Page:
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BarCamp Lausanne: Wuala (Dominik Grolimund) [en]

[fr] Wuala: pour partager des données en ligne.

[Wuala](http://wua.la/) launched last week. Demo. (Closed Alpha.)

BarCamp Lausanne 30

Storing, sharing, publishing files. Desktop application. Allows you to search for files. “Free, simple, and secure.*

What’s new about it? Different technology. Decentralized.


1. Free because uses resources provided by participating computers.
2. You get 1GB free, and get more by trading unused disk space. ***steph-note: so basically, this is a service that allows you to convert local disk space into online storage — it doesn’t give you significant extra storage.** You need to be online for at least 4 hours a day to do that. *steph-note: I find 1Gb very little. Gmail offers 3 times that.*
3. No traffic limits.
4. No file size limits.
5. Fast downloads. P2P. Like BitTorrent.
6. You can stream music and video files.
7. “We think it’s a great application.” Drag’n drop. Upload in the background.
8. Simple.
9. All in one place.
10. Security and privacy. All the files are encrypted on your computer. Your password never leaves your computer. **Not even Wuala people can see your files.**


BarCamp Lausanne 31

BarCamp Lausanne 32

*steph-note: I feel annoying. I always ask if there are “[buddy list groups](http://climbtothestars.org/archives/2007/08/16/we-need-structured-portable-social-networks-spsn/)” or complain about their non-existence (Facebook).*

Use: mainly to share a few files with other people. *steph-note: not sure I’d call this “online storage” as I find it a little misleading (gives the impression you get extra storage space outside your local drives) — this is really **file sharing**, Pownce-like but without the timeline.* For example, Dominik’s mum is going to use this to share photographs with him, because she’s not comfortable putting them on Flickr as it’s “on the internet”. *steph-note: I see this as an interesting alternative to dropsend and the like.*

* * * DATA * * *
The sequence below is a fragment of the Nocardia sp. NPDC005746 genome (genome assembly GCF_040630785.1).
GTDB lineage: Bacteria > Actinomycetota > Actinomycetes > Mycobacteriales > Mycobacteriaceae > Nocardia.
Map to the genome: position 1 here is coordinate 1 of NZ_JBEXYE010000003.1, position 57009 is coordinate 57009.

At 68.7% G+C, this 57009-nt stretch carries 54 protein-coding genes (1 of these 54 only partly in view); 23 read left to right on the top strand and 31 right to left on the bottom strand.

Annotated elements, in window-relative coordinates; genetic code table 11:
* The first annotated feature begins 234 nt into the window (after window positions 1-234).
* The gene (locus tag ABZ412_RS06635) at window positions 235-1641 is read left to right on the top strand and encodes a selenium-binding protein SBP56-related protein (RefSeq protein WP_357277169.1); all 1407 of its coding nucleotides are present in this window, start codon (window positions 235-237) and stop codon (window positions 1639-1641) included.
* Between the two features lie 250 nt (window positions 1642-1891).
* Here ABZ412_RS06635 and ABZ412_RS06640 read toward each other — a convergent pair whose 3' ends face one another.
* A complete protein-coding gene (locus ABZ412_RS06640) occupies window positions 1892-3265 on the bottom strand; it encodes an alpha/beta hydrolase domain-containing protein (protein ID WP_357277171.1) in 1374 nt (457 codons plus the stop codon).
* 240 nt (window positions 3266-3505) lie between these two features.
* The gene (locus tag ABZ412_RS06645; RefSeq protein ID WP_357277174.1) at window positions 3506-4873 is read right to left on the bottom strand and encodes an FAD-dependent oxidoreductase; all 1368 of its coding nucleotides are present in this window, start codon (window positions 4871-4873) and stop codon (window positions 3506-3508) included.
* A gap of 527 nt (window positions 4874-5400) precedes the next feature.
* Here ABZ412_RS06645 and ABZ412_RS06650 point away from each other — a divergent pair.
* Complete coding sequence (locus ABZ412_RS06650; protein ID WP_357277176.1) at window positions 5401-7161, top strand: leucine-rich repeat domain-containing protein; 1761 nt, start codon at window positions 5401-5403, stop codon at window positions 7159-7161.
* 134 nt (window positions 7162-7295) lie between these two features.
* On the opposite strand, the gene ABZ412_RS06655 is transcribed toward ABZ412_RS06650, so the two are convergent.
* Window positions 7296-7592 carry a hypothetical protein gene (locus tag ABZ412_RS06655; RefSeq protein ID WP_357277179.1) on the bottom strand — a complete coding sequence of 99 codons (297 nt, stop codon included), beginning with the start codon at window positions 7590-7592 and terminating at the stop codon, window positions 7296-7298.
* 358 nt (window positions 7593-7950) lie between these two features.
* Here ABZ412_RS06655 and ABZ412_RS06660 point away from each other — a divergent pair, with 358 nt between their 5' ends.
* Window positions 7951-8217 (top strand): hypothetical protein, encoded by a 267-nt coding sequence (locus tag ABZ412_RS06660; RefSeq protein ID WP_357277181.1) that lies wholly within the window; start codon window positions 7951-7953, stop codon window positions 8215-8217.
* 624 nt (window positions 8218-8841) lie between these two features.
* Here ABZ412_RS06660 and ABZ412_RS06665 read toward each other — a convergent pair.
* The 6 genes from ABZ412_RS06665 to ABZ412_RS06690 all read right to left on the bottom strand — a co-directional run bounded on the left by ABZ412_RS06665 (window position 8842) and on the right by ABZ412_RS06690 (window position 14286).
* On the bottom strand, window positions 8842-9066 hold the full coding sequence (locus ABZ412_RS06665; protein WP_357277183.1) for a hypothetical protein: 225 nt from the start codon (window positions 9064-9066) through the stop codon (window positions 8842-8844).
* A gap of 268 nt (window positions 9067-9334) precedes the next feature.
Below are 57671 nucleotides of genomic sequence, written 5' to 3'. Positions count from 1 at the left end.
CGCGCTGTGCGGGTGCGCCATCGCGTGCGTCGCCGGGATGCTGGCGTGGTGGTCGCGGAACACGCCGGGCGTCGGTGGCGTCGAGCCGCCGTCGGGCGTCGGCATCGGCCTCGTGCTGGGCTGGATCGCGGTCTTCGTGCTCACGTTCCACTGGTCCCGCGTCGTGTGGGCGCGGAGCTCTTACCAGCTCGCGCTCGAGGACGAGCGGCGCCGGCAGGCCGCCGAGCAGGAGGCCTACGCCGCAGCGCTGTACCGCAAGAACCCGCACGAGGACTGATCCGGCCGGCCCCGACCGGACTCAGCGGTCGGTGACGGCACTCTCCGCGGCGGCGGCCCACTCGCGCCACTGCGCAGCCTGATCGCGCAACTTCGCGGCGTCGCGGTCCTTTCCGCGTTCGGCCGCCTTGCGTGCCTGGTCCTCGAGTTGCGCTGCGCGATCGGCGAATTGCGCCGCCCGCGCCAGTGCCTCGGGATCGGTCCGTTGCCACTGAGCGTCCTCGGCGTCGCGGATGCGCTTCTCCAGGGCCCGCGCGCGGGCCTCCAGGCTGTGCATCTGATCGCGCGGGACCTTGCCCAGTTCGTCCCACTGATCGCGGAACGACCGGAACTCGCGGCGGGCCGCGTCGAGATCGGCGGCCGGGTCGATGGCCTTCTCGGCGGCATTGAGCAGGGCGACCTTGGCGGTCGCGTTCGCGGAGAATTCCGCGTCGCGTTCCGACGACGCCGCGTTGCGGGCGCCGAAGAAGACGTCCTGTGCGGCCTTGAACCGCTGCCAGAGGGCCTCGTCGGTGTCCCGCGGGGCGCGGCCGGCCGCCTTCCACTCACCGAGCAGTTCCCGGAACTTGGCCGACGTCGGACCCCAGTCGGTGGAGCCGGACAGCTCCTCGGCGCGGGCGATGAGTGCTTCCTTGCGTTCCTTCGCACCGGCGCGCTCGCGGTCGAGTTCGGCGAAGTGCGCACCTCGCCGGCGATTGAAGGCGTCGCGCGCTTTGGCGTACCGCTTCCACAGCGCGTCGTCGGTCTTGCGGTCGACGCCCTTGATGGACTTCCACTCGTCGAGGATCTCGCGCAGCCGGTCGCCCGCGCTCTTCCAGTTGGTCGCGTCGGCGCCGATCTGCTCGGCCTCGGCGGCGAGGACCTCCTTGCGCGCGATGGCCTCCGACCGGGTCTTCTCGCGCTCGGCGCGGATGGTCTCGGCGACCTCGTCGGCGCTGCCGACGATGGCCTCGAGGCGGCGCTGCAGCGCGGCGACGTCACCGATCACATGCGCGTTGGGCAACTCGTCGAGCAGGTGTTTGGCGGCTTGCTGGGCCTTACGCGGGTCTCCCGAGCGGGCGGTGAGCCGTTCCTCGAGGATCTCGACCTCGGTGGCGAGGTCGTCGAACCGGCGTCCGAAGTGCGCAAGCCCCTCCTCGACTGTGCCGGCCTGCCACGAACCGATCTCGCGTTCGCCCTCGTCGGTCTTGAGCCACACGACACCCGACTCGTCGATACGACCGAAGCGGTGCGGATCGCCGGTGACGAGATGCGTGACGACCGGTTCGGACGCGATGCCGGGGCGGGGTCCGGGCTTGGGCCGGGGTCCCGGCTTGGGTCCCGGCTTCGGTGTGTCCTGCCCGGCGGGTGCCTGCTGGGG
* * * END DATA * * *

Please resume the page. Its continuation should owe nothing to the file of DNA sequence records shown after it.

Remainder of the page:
Question: what is the business model? Ads in the client. *steph-note: alternate business model would be to make people pay to have more actual “storage”.*

Privacy: in Switzerland, there are “anti-spying” laws which would protect Wuala from having to surrender data to the CIA etc., for example. Wuala doesn’t see what is private or shared (regarding content). Very strong emphasis on privacy. *steph-note: “illegal” music and TV series sharing system of choice, if there is more storage. Problem with this strong emphasis on privacy is when people start using the service to trade kiddie porn.* Dominik says one of the solutions to this could be to limit the size of groups.

Careful! if you lose the password, you lose your files. *steph-note: ouch! this sounds unacceptable to me… no possibility to reset it? Secret question: I hate them, because they are usually very weak. What’s the point of having great encryption, secure passwords, if people give secret answers to secret questions which aren’t so secret?*

Should keep a local version of all the files you share. *steph-note: so this is really not extra storage.* What makes it so different from a prettily dressed up FTP client, besides the fact that the underlying technology is different? From a user point of view? Encryption, and sharing with friends/groups.

*steph-note: a bit skeptical about this, though parts do indeed sound interesting. Not sure what I’d use it for. Maybe to swap music.*

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Google Shared Stuff: First Impressions [en]

[fr] Google Shared Stuff, nouveau venu dans l'arène du social bookmarking. Pas convaincue qu'ils aient pour le moment quelque chose de plus à apporter que leurs concurrents déjà bien établis.